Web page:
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“Can you email me your pricing?”

How many times have you been emailing with a potential client, and before you’ve gotten on a call, they ask, “Can you email over your pricing?”

Now you’re in a pickle.

You know you should get on a call first to assess their needs and best position your offerings and pricing, but you don’t want to risk upsetting them by skirting the question and asking for a meeting. Or worse, you don’t want to lose the business to a competitor because they were willing to email pricing and you weren’t. 

But here’s the problem: Sharing your prices ahead of connecting with the potential client doesn’t often lead to business. Rather, you end up wasting time crafting a thoughtful email in an attempt to position your services and prices compellingly — then never hear back. 

While I understand the risks of not doing so, my answer will always be an emphatic NO to emailing your prices.

Most of my clients will tell you that I don’t take a hard line on too many sales topics — after all, we’re all unique humans who should be able to approach selling in ways that feel aligned to us.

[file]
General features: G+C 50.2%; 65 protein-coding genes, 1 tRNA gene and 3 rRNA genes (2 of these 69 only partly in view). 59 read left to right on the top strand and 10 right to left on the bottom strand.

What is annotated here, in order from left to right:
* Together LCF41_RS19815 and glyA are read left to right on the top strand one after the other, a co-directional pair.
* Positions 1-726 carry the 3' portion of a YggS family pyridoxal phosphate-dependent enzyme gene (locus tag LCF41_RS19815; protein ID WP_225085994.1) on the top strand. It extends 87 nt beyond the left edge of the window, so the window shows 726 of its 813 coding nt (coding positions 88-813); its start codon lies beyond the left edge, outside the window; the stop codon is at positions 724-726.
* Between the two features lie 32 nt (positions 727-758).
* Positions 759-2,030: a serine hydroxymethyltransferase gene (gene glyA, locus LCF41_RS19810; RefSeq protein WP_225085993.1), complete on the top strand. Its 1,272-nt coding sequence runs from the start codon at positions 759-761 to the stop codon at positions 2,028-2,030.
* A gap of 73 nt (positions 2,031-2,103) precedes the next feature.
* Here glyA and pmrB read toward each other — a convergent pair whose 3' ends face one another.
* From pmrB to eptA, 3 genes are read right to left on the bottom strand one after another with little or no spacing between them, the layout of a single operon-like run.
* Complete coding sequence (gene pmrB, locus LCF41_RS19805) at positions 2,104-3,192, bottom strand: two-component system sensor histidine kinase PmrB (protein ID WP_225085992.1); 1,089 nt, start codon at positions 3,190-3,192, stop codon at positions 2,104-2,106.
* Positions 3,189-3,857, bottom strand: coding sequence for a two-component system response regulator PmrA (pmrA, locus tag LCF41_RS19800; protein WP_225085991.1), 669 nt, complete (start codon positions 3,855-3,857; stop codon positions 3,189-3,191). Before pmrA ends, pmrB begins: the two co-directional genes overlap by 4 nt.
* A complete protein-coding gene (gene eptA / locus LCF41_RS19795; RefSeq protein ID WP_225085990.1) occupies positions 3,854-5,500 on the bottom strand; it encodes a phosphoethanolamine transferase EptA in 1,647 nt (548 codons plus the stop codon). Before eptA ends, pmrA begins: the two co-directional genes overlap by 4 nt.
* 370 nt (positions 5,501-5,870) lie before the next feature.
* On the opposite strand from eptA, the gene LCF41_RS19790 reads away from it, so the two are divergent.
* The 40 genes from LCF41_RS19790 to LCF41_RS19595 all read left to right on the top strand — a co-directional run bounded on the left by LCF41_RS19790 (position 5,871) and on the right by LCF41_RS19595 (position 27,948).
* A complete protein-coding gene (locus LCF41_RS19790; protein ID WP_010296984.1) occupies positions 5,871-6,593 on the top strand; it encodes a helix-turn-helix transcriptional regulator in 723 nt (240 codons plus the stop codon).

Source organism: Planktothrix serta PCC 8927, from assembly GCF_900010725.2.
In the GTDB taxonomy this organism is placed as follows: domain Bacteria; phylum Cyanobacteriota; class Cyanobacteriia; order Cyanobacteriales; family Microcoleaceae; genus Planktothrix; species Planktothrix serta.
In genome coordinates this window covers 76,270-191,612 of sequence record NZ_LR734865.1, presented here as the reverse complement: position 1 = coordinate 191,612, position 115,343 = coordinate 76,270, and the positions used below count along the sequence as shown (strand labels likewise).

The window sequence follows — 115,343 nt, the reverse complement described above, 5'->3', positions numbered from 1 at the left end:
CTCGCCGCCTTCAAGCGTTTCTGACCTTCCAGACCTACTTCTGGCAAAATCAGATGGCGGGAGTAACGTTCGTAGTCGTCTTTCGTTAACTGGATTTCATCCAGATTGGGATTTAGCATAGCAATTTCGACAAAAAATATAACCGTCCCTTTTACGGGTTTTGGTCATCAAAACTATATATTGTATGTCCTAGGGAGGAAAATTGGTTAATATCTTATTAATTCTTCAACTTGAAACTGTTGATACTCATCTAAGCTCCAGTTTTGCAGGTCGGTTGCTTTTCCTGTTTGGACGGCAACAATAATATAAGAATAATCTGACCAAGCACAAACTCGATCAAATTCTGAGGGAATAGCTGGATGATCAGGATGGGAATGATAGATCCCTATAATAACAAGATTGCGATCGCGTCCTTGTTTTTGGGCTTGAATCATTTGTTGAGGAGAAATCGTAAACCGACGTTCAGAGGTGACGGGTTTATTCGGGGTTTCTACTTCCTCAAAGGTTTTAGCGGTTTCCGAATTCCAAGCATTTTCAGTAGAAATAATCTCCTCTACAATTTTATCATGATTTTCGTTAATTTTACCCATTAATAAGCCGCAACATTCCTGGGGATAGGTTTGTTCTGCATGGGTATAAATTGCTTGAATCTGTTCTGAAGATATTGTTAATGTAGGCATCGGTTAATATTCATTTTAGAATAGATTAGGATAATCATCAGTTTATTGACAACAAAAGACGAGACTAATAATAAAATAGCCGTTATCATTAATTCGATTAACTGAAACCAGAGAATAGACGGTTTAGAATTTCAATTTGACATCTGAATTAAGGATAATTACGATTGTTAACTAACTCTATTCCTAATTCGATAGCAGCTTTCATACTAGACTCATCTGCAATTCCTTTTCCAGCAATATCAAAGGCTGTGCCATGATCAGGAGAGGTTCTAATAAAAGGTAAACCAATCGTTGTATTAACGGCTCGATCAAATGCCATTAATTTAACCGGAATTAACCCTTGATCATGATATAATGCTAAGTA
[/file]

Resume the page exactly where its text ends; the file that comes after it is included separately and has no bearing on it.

But on this topic, I don’t waiver.

When you share pricing without first having a substantive conversation, you’re not giving the client all the details they need to make an empowered, educated decision about your services. 

At best, they’d be making a decision based on the little they know about you and your pricing — not based on their unique needs, desired outcomes and a deep understanding of how you can help.

Without you present to walk them through the benefits of your work and the ROI for them, how could they possibly make a fully-informed decision about whether or not to invest? 

And finally, if you still find yourself emailing prices after knowing all this, I fear you’re coming from a place of scarcity — a place that keeps you and your business small, and I just can’t support that. 

So, the next time someone asks you to email pricing, try this:

“Thanks for your interest in my services! Would you have time later today for a brief call? To share the most relevant offerings and pricing with you, I want to better understand your needs so that I can be of the highest service to you and the organization. How is 3pm?”

If they balk, consider that they might not be the best fit for you. After all, do you want clients who turn away from sharing information and working together toward a common goal? 

 

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